By Terri Schlichenmeyer, September 2019 Issue.
The light beneath the door is just a sliver.
It’s enticing, though, and you’re eager to see what’s on the other side, finally ready to open that door and come out. In Yay! You’re Gay! Now What? by Riyadh Khalaf, you’ll find some advice for doing it.
For a while, months, maybe years, you’ve been “feeling different.” You think you might be gay and that’s “okay, it’s normal, and it’s not something you need to change.” Or you may be bi or pan or non-binary, “it simply comes down to how you feel” and it may have everything or nothing to do with the anatomy you got at birth. The thing to remember is that “you cannot change who you are.”
This may cause a lot of worry, for yourself and for people you love. Recognize that anxiety before it goes wild and knows how to break the cycle. Being gay, says Khalaf, is actually a “gift,” as you’ll eventually begin to see.
That’s a gift you can share or not, says Khalaf, because “you can come out whenever and however you want,” it’s your call. Yes, family members might freak out at first and your friends might retreat but you’ll find advice on how to cope with that and a reminder that “almost every relationship is salvageable.”
So, let’s say you’re out, comfortable with it, and you’re ready to find your first true love. It’s okay to go online and look but Khalaf says to be wary: you know how easy it is to pretend you’re someone you’re not when you’re on a computer, so be safe. Also, be safe when you go to clubs or parties, and remember that protecting your heart is important, too. Relationships can be different, your first kiss can be amazing, and your body may respond in embarrassing ways to all of the above. And on that note, remember that consent is the new hot.
Here’s the very first thing you’ll need to know about Yay! You’re Gay! Now What? — absolutely anyone can read it — including parents and allies — but it’s really geared toward gay teen boys and young men. Indeed, author Riyadh Khalaf includes pages expressly for those allies and parents, but later parts of the book are filled with valid information that may be more graphic than they’ll want.
Still, that info will speak directly to the heart and the health of young men just coming out, in a way that’s not stuffy or clinical, but that’s more lightheartedly factual. Khalaf is gay and he uses his own personal anecdotes as tools to teach, but he’s not pious or pushy. Instead, there’s a whole lot of care and camaraderie in these pages, and the words “you are not alone” are not just written, but they leap from each page.
That could make this book a lifesaver for a boy with a dawning understanding but a short support system. Yay! You’re Gay! Now What? is serious but fun to read and may help to shed some light.
Sometimes, a book should come with a warning label that says something a bit like this: The words within will make you think. They will also make you feel some feelings you might not enjoy. Proceed with caution because these words just might change your mind. Lydia Lunch, the exalted witch of spoken word, musician, artist, and author has a new book, So Real It Hurts (7StoriesPress), and the title is not only appropriate, it’s possibly the most honest title of any book I’ve ever read.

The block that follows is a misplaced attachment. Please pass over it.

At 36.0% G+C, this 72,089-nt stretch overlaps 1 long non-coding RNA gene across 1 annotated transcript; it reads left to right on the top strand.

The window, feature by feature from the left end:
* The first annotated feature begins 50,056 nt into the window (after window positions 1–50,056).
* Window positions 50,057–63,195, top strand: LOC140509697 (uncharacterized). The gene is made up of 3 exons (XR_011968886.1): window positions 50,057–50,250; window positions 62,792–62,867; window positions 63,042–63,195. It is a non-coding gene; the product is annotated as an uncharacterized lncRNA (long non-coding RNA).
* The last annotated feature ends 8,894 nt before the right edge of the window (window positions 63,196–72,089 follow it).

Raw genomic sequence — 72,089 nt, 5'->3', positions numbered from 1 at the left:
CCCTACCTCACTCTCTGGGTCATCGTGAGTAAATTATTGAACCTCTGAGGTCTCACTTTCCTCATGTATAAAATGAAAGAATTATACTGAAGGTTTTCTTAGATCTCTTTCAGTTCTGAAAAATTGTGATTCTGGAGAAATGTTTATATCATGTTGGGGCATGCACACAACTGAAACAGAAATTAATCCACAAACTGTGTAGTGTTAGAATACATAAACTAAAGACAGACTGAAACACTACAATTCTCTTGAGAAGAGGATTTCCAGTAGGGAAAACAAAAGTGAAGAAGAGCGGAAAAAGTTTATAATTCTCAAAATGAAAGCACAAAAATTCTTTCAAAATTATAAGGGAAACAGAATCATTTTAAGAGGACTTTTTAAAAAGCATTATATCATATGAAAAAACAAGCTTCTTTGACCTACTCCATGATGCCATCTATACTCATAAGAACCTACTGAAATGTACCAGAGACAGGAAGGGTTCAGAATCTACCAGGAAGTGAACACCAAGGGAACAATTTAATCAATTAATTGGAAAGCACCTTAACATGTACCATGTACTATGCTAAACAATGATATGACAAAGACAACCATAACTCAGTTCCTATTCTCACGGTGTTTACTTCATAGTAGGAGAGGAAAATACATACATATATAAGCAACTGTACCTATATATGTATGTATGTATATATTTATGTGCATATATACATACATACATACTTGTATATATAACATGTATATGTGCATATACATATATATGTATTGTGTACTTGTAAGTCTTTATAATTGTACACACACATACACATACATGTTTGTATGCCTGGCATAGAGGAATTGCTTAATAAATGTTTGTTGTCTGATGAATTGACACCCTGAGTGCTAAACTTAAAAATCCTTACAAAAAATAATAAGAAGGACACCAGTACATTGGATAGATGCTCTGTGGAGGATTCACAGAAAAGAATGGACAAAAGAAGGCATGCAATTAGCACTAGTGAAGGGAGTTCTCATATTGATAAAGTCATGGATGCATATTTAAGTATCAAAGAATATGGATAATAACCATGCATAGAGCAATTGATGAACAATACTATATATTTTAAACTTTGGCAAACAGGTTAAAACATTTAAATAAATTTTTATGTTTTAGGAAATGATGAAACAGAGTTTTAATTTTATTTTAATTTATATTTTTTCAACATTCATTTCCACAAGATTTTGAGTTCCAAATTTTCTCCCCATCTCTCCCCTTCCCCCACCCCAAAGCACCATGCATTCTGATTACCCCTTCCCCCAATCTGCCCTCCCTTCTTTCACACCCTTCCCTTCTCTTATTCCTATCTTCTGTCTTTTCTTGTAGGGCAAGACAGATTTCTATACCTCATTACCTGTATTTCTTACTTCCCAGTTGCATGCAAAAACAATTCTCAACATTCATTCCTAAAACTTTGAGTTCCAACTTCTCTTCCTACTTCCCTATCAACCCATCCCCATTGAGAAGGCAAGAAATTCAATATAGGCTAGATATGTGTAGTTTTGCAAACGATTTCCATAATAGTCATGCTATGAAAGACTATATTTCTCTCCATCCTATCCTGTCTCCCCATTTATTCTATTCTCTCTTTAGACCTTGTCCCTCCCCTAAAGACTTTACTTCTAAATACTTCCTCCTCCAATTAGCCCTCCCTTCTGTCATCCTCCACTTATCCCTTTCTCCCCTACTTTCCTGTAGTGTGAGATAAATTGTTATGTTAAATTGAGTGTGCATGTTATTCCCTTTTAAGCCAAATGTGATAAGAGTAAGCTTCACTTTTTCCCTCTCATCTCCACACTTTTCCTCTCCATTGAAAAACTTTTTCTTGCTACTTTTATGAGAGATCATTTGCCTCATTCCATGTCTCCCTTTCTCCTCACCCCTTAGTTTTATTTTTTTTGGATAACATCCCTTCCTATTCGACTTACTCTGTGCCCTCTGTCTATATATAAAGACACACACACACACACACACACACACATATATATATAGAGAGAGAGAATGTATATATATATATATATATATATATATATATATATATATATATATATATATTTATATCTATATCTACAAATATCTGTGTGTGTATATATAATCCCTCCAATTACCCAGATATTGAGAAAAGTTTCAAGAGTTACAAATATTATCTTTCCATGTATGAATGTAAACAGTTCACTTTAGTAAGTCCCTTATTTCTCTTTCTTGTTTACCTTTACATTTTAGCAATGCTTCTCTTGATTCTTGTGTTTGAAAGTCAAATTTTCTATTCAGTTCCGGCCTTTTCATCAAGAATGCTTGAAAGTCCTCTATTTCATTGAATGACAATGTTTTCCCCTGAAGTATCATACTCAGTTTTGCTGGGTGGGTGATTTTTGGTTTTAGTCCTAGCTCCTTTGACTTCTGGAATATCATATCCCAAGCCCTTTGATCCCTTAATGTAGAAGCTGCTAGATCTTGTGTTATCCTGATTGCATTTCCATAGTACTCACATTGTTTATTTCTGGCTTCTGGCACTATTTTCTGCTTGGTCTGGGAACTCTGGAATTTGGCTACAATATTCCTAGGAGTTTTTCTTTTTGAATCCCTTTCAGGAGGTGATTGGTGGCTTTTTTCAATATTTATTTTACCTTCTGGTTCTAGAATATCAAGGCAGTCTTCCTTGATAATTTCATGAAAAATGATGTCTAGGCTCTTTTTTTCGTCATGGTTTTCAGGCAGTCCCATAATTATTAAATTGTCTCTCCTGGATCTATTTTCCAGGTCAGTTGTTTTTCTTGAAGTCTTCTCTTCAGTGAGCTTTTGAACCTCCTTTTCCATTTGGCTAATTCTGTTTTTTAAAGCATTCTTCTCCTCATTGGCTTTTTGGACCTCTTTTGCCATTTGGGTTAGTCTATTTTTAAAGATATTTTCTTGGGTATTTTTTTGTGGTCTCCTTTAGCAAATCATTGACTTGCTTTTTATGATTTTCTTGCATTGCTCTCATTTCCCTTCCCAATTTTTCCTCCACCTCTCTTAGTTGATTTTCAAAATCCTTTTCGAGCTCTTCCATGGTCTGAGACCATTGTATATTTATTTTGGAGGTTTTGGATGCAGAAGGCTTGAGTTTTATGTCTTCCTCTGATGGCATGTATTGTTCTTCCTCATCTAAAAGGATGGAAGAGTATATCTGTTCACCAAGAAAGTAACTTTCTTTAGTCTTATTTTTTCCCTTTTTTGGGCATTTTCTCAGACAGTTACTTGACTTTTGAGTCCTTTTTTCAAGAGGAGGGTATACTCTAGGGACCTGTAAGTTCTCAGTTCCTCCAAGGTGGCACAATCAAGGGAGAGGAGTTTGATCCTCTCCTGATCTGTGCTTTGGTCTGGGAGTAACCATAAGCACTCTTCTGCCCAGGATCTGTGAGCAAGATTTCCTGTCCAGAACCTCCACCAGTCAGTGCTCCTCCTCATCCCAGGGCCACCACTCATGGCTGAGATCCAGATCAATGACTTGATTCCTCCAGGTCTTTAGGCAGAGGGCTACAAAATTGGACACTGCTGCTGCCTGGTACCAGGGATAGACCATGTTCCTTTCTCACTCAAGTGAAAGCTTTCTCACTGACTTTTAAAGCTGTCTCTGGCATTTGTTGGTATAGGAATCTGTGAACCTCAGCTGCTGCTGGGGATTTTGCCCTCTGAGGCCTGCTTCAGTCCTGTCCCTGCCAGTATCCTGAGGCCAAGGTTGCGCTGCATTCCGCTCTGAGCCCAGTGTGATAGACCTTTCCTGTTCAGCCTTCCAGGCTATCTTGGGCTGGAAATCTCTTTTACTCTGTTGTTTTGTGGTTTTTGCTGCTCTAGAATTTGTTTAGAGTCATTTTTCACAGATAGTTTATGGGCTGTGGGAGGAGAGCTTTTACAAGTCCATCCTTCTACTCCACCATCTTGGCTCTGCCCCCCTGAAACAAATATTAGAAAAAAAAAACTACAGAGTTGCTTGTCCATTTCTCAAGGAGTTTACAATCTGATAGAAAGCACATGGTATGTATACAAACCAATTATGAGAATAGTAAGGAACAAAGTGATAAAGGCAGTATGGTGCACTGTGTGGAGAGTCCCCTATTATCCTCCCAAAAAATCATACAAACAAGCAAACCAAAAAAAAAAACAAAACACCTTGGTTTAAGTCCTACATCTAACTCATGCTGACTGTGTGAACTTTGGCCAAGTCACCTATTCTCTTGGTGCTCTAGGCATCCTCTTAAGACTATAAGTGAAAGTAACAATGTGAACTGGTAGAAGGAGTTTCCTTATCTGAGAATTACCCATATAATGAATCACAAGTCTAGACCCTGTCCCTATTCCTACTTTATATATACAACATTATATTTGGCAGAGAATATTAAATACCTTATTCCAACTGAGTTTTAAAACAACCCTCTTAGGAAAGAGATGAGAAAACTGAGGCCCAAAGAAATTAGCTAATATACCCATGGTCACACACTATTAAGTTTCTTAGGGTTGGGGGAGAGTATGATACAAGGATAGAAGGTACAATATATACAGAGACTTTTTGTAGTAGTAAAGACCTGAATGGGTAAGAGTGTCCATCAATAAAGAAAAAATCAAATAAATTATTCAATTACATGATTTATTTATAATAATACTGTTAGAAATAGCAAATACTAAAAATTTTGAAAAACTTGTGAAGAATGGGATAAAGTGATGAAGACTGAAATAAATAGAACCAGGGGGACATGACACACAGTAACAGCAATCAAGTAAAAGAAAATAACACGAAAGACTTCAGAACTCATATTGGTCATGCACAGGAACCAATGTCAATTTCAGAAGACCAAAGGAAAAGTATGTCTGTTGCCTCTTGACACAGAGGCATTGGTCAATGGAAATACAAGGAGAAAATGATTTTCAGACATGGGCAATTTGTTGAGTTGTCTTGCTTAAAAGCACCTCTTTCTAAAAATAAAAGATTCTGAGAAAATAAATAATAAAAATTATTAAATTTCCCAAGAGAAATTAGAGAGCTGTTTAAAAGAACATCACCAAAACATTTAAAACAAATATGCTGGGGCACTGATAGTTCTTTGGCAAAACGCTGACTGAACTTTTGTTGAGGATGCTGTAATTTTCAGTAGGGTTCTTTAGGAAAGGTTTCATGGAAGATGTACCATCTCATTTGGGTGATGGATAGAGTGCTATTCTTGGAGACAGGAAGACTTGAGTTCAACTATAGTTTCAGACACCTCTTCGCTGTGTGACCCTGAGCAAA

The “hurt” within Lunch’s kicks in almost immediately as you read the late Anthony Bourdain’s introduction. His words eloquently set us up to be taken in our poetic priestess and like the author herself, Bourdain pulled zero punches as he sets the table for the reader. At one point, Bourdain wrote, “She continues to write sentences so ballistically perfect, so lethally designed, that they always hit their targets — and with deadly effect.”
Bourdain is not wrong. As you wind your way through the 20 chapters of the book, which come in economically at under 160 pages, Lunch sharpens her pen on the backbone of her heroes, villains, victims, and in many ways most triumphantly, herself. If it were a lesser writer, you might be tempted to call bullshit, at times, as in the case of chapter six, “The Spirit Of Philosophical Vitriol,” where Lunch among other things, talks about turning the tables on two would-be lotharios in Istanbul. At first read, you can’t help but think “She’s pulling our leg here” but when you dig a little deeper, you know she’s not.
Lunch is stellar at luring you in with her often poetic prose and then either educating or enraging the reader and sometimes both. Many of the chapters, which are really essays, have been released in other formats over the years, but there is a timelessness to the words and messages that will allow readers to gain an insight into not only who Lunch is, but also the world that she has decided to take on, rather than be a bystander.
You will laugh, too, while you learn. Chapter Three, “Motherhood: It’s Not Compulsory” is laugh out loud funny before it eviscerates the idea of procreation. Music fans, especially those who are fans of Lunch’s own musical projects, will enjoy chapter 12, “No Wave” and chapter 13, “Slobathon: One Size Doesn’t Fit All” as it postulates on the connection between t-shirts and the birth of punk rock.
Whether you savor So Real It Hurts over time or digest it all in one sitting, Lunch has provided her audience with many things to think about here and we highly recommend this collection of her work. With the holidays coming up in a few months, it is a perfect gift for any discerning fan of combative yet heart-wrenching work (although probably not great for your Trump-loving friends and family).